🎃 We’ll add it to the backlog
On a bright sunny day you wake up and go to work, grab a nice cappuccino from ViCAFE on your way there. You talk with one of your users while you’re commuting, he has millions of ideas how the product can be improved. You tell him it sounds exciting and will definitely be added to the backlog.
You’re in the elevator going up to the office and the CEO says he watched Mark Zuckerbergs speech on Metaverse and you should immediately start diving deep and figuring out ways to integrate that into the product. You tell them, the magic words “we’ll add it to the backlog”, while taking a small sip from your coffee trying to figure out why a cooking app needs to be web3.
Finally you get to you desk and open up your laptop. You start reading your emails but get interrupted by a software developer who is frustrated because of unresolved technical debt. You tell her that you understand and we’ll definitely add it to our backlog and will get on it ASAP.
You start looking at the current sprint and the product roadmap — it’s barely manageable, there’s too much work planned, there’s no place to add anything new, unless the timeline gets jeopardised and people overworked.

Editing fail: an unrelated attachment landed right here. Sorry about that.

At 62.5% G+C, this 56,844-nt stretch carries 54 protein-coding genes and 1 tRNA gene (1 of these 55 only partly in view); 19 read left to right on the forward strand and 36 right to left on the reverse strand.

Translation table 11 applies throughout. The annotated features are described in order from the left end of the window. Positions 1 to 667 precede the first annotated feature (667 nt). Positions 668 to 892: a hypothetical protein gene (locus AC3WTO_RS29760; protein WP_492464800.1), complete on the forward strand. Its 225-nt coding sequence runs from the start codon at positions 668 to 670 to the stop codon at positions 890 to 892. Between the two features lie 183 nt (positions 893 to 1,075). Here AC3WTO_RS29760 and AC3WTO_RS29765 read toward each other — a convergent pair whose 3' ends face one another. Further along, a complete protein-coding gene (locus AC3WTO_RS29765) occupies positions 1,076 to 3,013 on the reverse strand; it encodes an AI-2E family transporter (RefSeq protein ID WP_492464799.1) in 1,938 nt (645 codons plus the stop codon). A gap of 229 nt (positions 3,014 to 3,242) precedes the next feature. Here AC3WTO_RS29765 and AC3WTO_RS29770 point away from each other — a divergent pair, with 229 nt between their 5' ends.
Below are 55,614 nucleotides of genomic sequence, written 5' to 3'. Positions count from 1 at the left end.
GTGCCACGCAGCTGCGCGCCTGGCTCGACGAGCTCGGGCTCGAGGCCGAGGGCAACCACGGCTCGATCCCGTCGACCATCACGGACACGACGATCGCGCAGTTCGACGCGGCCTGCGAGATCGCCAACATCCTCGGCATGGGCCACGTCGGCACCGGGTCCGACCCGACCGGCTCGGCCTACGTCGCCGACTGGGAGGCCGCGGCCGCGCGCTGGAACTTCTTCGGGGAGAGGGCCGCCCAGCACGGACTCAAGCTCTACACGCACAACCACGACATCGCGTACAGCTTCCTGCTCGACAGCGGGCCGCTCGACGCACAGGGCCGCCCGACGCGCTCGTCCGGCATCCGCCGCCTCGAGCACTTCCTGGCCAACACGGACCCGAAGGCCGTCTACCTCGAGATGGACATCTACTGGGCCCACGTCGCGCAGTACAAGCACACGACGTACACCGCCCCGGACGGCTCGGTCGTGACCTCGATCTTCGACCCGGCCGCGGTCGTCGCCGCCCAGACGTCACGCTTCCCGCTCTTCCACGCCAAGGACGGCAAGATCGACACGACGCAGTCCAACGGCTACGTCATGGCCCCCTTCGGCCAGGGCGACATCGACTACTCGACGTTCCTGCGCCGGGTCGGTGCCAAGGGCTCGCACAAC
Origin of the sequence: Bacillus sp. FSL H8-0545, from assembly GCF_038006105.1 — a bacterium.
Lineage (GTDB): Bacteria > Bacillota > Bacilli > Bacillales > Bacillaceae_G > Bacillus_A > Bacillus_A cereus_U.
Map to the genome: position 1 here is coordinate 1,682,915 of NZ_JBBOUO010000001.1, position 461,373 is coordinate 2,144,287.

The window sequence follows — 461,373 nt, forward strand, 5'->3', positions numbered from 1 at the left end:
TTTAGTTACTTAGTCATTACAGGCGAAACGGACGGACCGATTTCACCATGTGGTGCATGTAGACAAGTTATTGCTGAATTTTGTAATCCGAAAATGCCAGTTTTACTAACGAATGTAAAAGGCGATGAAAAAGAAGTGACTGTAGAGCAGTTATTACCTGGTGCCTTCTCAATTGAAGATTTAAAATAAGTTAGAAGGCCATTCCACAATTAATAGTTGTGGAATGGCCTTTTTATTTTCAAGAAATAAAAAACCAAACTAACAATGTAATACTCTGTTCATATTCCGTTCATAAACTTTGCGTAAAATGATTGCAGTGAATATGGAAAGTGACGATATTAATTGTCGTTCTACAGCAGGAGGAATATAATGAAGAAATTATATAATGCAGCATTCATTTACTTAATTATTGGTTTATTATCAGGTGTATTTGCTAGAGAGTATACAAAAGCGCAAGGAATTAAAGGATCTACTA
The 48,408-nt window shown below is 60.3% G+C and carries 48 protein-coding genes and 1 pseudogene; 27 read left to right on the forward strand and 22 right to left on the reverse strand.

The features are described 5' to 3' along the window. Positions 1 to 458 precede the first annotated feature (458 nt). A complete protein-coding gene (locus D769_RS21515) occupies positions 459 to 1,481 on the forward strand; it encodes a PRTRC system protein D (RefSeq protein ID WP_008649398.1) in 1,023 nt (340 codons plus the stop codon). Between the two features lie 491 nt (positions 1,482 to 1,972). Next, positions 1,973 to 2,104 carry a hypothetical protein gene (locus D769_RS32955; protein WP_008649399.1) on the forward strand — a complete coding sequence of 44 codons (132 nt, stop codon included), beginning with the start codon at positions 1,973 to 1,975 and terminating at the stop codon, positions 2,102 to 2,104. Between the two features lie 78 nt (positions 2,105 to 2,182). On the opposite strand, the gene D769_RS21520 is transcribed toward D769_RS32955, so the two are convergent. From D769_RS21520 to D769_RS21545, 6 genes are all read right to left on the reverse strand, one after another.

Weeks go by, the tasks are still at the bottom of the backlog dying a slow death. You’ve already forgotten about them. Then your CEO asks for an update on the metaverse thing, why isn’t there a concrete plan for implementation yet. The angry user is annoyed that the features that he suggested are still not implemented. Software developer is angry because the technical debt keeps piling up and you need to act immediately.
In the series “Parks and Recreation”, April, the assistant, instead of saying NO and declining the meetings for her boss Ron — scheduled them on March 31st, assuming the date doesn’t exist. And when the date came, everything came crushing down with 94 Meetings scheduled on the same day. Ron was not pleased.
It’s the same issue here.
So, what happened? With your “It’s in the backlog” you created an expectation mismatch between you and your stakeholders. What they heard was “cool, soon it will be estimated, developed and released” while what you meant was “we have other priorities and the task will most likely die at the bottom of the backlog”.
To avoid these types of situations — say no politely but firmly. It’s better to make it clear from the start, that the feature will not be implemented any time soon and will require research and data analysis before it is even considered to be in the backlog.
At mindnow we’re proud of the features that we develop, but we’re also proud of the features that we protect the product from.
Not every product needs to be on the blockchain.
Not every product needs their NFTs.
Not every product needs to be gamified.
Not every product needs to have machine learning.
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